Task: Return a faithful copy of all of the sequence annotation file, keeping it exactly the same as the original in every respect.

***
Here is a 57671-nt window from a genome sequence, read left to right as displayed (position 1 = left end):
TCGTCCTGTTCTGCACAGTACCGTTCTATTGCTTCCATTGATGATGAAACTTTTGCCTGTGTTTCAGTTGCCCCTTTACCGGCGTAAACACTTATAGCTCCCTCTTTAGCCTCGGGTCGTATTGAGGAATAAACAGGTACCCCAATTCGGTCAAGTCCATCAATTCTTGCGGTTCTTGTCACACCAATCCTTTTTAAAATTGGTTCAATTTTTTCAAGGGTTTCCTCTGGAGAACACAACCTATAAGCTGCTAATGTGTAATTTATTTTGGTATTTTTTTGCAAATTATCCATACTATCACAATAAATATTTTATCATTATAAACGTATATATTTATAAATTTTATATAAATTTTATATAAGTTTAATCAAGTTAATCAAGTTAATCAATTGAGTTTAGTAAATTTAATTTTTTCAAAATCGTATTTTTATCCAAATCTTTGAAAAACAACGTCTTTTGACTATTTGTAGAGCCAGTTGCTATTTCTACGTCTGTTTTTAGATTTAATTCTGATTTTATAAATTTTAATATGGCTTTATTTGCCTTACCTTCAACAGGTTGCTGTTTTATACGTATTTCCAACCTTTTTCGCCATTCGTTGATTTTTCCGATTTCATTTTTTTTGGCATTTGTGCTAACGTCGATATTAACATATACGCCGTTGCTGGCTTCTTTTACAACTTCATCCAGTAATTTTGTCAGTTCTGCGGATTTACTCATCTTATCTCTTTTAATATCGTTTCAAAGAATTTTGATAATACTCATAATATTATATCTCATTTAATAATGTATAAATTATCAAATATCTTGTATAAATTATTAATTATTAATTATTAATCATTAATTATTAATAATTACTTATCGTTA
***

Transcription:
Here is a 57671-nt window from a genome sequence, read left to right as displayed (position 1 = left end):
TCGTCCTGTTCTGCACAGTACCGTTCTATTGCTTCCATTGATGATGAAACTTTTGCCTGTGTTTCAGTTGCCCCTTTACCGGCGTAAACACTTATAGCTCCCTCTTTAGCCTCGGGTCGTATTGAGGAATAAACAGGTACCCCAATTCGGTCAAGTCCATCAATTCTTGCGGTTCTTGTCACACCAATCCTTTTTAAAATTGGTTCAATTTTTTCAAGGGTTTCCTCTGGAGAACACAACCTATAAGCTGCTAATGTGTAATTTATTTTGGTATTTTTTTGCAAATTATCCATACTATCACAATAAATATTTTATCATTATAAACGTATATATTTATAAATTTTATATAAATTTTATATAAGTTTAATCAAGTTAATCAAGTTAATCAATTGAGTTTAGTAAATTTAATTTTTTCAAAATCGTATTTTTATCCAAATCTTTGAAAAACAACGTCTTTTGACTATTTGTAGAGCCAGTTGCTATTTCTACGTCTGTTTTTAGATTTAATTCTGATTTTATAAATTTTAATATGGCTTTATTTGCCTTACCTTCAACAGGTTGCTGTTTTATACGTATTTCCAACCTTTTTCGCCATTCGTTGATTTTTCCGATTTCATTTTTTTTGGCATTTGTGCTAACGTCGATATTAACATATACGCCGTTGCTGGCTTCTTTTACAACTTCATCCAGTAATTTTGTCAGTTCTGCGGATTTACTCATCTTATCTCTTTTAATATCGTTTCAAAGAATTTTGATAATACTCATAATATTATATCTCATTTAATAATGTATAAATTATCAAATATCTTGTATAAATTATTAATTATTAATTATTAATCATTAATTATTAATAATTACTTATCGTTA